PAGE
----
Wednesday, January 25, 2012

Want to see my vegie garden?

It occurred to me that I've been showing you lots of photos of produce, but nothing to show you where it actually comes from. So today, here is my veggie garden in all it's blazing summer glory. The photos are not fabulous, but that washed out glare is not such an inaccurate representation of mid-summer here in 'Laide. I affectionately call my back garden 'The Shambles,' because it is! One day there'll be proper retaining walls and lawn and so on, but for the time being this is it.

To kick off today's set of terrible photos, I present a Window's Paint diagram of our backyard, next to the latest satellite photo of it. I like to call this one, 'Mama has too much time on her hands.' (Click to zoom so you can actually read the titles!) It's there to give you a rough idea of the layout of the place at the moment.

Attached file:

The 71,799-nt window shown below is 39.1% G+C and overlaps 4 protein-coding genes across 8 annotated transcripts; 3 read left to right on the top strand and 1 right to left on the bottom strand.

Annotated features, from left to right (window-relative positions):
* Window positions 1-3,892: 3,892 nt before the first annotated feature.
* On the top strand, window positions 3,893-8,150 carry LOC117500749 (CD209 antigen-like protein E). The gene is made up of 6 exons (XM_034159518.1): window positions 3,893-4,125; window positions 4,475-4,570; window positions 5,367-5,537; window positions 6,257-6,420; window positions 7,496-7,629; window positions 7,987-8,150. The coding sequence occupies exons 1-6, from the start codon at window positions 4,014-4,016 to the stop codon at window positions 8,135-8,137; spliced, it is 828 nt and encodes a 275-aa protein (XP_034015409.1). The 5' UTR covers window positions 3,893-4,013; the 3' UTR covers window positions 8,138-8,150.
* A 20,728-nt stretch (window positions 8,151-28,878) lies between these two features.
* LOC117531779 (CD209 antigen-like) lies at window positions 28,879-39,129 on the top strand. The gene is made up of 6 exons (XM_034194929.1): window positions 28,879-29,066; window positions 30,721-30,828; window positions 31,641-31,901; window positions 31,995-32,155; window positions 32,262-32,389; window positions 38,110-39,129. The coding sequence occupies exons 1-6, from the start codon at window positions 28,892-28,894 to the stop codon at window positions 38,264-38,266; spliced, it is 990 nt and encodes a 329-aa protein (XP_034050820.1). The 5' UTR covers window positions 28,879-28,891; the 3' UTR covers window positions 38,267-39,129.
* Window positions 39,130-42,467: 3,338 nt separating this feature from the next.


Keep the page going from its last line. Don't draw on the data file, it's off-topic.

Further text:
If you stand on the old patio looking out, this is what you'll see. My patch.

Here near the front is the oldest sowing of baby corn which is running out of steam now, and right in front of that are the eggplants which had the first fruit. The box contains a mostly unsuccessful attempt at sowing carrots when it was much too hot (but it means I have a spare box to fill, woo!) At the very back is my Moorpark apricot, planted in October 2010, which has grown immensely and all of a sudden is taller than I am.

To the left (North) of this bit are my bags of potatoes (behind), and my okra (front).

And behind that, on the patch of ground that will one day be our lawn in between the shed and the water tank, are all of the pots with my little fig trees, citrus, pomegranate, and plums (waiting to go in the ground for our 'real' yard, this winter, maybe?) as well as most of my currant tomatoes, the rhubarb, and a few bigger tomatoes and a variety of randoms like spare strawberries and more beans.